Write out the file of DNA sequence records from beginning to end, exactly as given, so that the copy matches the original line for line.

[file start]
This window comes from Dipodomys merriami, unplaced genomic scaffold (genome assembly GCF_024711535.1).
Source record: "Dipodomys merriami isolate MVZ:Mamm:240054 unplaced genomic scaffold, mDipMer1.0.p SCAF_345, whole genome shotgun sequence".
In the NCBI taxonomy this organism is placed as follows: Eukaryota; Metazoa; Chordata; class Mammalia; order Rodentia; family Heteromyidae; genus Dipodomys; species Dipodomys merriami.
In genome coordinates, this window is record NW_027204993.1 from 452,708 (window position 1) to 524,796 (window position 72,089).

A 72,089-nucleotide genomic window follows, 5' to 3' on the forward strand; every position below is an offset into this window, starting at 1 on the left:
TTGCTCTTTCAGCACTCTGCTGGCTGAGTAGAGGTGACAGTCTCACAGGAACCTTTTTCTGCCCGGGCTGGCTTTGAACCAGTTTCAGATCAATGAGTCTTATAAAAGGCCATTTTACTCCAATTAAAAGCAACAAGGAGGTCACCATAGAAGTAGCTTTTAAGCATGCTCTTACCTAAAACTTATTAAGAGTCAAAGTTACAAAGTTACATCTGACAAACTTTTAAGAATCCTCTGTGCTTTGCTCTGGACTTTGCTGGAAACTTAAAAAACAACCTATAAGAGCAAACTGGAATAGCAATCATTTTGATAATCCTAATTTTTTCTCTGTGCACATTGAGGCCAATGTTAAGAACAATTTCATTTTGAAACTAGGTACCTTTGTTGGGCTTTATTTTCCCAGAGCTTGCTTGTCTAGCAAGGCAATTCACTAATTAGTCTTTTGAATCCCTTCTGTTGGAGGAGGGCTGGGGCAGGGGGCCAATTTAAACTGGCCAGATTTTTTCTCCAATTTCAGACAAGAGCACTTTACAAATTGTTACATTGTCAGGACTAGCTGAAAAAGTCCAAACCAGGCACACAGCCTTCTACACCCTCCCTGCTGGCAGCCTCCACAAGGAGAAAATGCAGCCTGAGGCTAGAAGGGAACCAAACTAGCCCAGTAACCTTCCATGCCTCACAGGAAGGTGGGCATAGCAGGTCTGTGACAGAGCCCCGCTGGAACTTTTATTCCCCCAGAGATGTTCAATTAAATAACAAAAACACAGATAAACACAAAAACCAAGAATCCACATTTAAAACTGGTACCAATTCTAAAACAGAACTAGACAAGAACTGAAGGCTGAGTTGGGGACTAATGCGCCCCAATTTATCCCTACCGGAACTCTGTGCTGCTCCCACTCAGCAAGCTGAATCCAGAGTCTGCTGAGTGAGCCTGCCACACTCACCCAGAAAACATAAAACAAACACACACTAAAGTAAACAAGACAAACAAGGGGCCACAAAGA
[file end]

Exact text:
This window comes from Dipodomys merriami, unplaced genomic scaffold (genome assembly GCF_024711535.1).
Source record: "Dipodomys merriami isolate MVZ:Mamm:240054 unplaced genomic scaffold, mDipMer1.0.p SCAF_345, whole genome shotgun sequence".
In the NCBI taxonomy this organism is placed as follows: Eukaryota; Metazoa; Chordata; class Mammalia; order Rodentia; family Heteromyidae; genus Dipodomys; species Dipodomys merriami.
In genome coordinates, this window is record NW_027204993.1 from 452,708 (window position 1) to 524,796 (window position 72,089).

A 72,089-nucleotide genomic window follows, 5' to 3' on the forward strand; every position below is an offset into this window, starting at 1 on the left:
TTGCTCTTTCAGCACTCTGCTGGCTGAGTAGAGGTGACAGTCTCACAGGAACCTTTTTCTGCCCGGGCTGGCTTTGAACCAGTTTCAGATCAATGAGTCTTATAAAAGGCCATTTTACTCCAATTAAAAGCAACAAGGAGGTCACCATAGAAGTAGCTTTTAAGCATGCTCTTACCTAAAACTTATTAAGAGTCAAAGTTACAAAGTTACATCTGACAAACTTTTAAGAATCCTCTGTGCTTTGCTCTGGACTTTGCTGGAAACTTAAAAAACAACCTATAAGAGCAAACTGGAATAGCAATCATTTTGATAATCCTAATTTTTTCTCTGTGCACATTGAGGCCAATGTTAAGAACAATTTCATTTTGAAACTAGGTACCTTTGTTGGGCTTTATTTTCCCAGAGCTTGCTTGTCTAGCAAGGCAATTCACTAATTAGTCTTTTGAATCCCTTCTGTTGGAGGAGGGCTGGGGCAGGGGGCCAATTTAAACTGGCCAGATTTTTTCTCCAATTTCAGACAAGAGCACTTTACAAATTGTTACATTGTCAGGACTAGCTGAAAAAGTCCAAACCAGGCACACAGCCTTCTACACCCTCCCTGCTGGCAGCCTCCACAAGGAGAAAATGCAGCCTGAGGCTAGAAGGGAACCAAACTAGCCCAGTAACCTTCCATGCCTCACAGGAAGGTGGGCATAGCAGGTCTGTGACAGAGCCCCGCTGGAACTTTTATTCCCCCAGAGATGTTCAATTAAATAACAAAAACACAGATAAACACAAAAACCAAGAATCCACATTTAAAACTGGTACCAATTCTAAAACAGAACTAGACAAGAACTGAAGGCTGAGTTGGGGACTAATGCGCCCCAATTTATCCCTACCGGAACTCTGTGCTGCTCCCACTCAGCAAGCTGAATCCAGAGTCTGCTGAGTGAGCCTGCCACACTCACCCAGAAAACATAAAACAAACACACACTAAAGTAAACAAGACAAACAAGGGGCCACAAAGA